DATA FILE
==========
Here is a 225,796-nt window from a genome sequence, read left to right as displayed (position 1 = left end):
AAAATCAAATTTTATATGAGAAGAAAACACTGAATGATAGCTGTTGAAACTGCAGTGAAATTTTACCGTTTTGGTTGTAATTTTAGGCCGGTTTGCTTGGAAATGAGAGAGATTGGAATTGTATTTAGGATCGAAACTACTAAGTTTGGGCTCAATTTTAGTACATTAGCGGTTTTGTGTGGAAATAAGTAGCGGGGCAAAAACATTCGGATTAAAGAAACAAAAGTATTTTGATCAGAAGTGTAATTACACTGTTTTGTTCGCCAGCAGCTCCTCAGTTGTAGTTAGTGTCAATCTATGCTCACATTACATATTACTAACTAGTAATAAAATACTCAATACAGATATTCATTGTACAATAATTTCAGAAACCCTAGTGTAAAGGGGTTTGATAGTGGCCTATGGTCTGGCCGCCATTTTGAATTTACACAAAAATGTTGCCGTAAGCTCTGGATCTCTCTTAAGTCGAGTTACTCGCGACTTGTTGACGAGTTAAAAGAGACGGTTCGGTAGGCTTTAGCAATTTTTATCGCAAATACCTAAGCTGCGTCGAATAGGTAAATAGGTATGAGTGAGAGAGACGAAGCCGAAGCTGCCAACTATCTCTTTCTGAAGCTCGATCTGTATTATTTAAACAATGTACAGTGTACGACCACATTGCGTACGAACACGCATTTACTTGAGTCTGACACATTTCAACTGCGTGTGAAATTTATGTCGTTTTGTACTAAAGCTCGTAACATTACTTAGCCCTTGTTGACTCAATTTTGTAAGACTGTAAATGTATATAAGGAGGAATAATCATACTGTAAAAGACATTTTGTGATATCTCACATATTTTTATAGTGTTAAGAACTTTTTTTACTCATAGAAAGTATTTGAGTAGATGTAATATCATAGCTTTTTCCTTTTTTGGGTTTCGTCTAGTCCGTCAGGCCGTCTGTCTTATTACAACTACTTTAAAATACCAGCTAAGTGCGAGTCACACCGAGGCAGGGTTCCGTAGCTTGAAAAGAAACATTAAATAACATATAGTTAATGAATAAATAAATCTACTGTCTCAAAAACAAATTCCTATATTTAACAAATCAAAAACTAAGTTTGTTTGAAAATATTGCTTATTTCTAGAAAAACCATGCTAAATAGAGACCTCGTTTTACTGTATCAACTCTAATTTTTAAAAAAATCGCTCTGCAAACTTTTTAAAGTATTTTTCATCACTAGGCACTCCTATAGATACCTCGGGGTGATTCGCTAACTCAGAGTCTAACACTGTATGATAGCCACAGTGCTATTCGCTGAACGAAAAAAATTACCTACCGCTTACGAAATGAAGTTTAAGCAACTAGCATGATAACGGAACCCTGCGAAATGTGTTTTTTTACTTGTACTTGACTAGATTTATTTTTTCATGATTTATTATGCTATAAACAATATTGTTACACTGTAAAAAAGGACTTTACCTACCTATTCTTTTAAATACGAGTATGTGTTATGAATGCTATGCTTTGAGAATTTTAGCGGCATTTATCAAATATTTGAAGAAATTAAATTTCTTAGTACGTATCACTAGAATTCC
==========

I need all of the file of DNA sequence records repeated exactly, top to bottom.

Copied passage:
Here is a 225,796-nt window from a genome sequence, read left to right as displayed (position 1 = left end):
AAAATCAAATTTTATATGAGAAGAAAACACTGAATGATAGCTGTTGAAACTGCAGTGAAATTTTACCGTTTTGGTTGTAATTTTAGGCCGGTTTGCTTGGAAATGAGAGAGATTGGAATTGTATTTAGGATCGAAACTACTAAGTTTGGGCTCAATTTTAGTACATTAGCGGTTTTGTGTGGAAATAAGTAGCGGGGCAAAAACATTCGGATTAAAGAAACAAAAGTATTTTGATCAGAAGTGTAATTACACTGTTTTGTTCGCCAGCAGCTCCTCAGTTGTAGTTAGTGTCAATCTATGCTCACATTACATATTACTAACTAGTAATAAAATACTCAATACAGATATTCATTGTACAATAATTTCAGAAACCCTAGTGTAAAGGGGTTTGATAGTGGCCTATGGTCTGGCCGCCATTTTGAATTTACACAAAAATGTTGCCGTAAGCTCTGGATCTCTCTTAAGTCGAGTTACTCGCGACTTGTTGACGAGTTAAAAGAGACGGTTCGGTAGGCTTTAGCAATTTTTATCGCAAATACCTAAGCTGCGTCGAATAGGTAAATAGGTATGAGTGAGAGAGACGAAGCCGAAGCTGCCAACTATCTCTTTCTGAAGCTCGATCTGTATTATTTAAACAATGTACAGTGTACGACCACATTGCGTACGAACACGCATTTACTTGAGTCTGACACATTTCAACTGCGTGTGAAATTTATGTCGTTTTGTACTAAAGCTCGTAACATTACTTAGCCCTTGTTGACTCAATTTTGTAAGACTGTAAATGTATATAAGGAGGAATAATCATACTGTAAAAGACATTTTGTGATATCTCACATATTTTTATAGTGTTAAGAACTTTTTTTACTCATAGAAAGTATTTGAGTAGATGTAATATCATAGCTTTTTCCTTTTTTGGGTTTCGTCTAGTCCGTCAGGCCGTCTGTCTTATTACAACTACTTTAAAATACCAGCTAAGTGCGAGTCACACCGAGGCAGGGTTCCGTAGCTTGAAAAGAAACATTAAATAACATATAGTTAATGAATAAATAAATCTACTGTCTCAAAAACAAATTCCTATATTTAACAAATCAAAAACTAAGTTTGTTTGAAAATATTGCTTATTTCTAGAAAAACCATGCTAAATAGAGACCTCGTTTTACTGTATCAACTCTAATTTTTAAAAAAATCGCTCTGCAAACTTTTTAAAGTATTTTTCATCACTAGGCACTCCTATAGATACCTCGGGGTGATTCGCTAACTCAGAGTCTAACACTGTATGATAGCCACAGTGCTATTCGCTGAACGAAAAAAATTACCTACCGCTTACGAAATGAAGTTTAAGCAACTAGCATGATAACGGAACCCTGCGAAATGTGTTTTTTTACTTGTACTTGACTAGATTTATTTTTTCATGATTTATTATGCTATAAACAATATTGTTACACTGTAAAAAAGGACTTTACCTACCTATTCTTTTAAATACGAGTATGTGTTATGAATGCTATGCTTTGAGAATTTTAGCGGCATTTATCAAATATTTGAAGAAATTAAATTTCTTAGTACGTATCACTAGAATTCC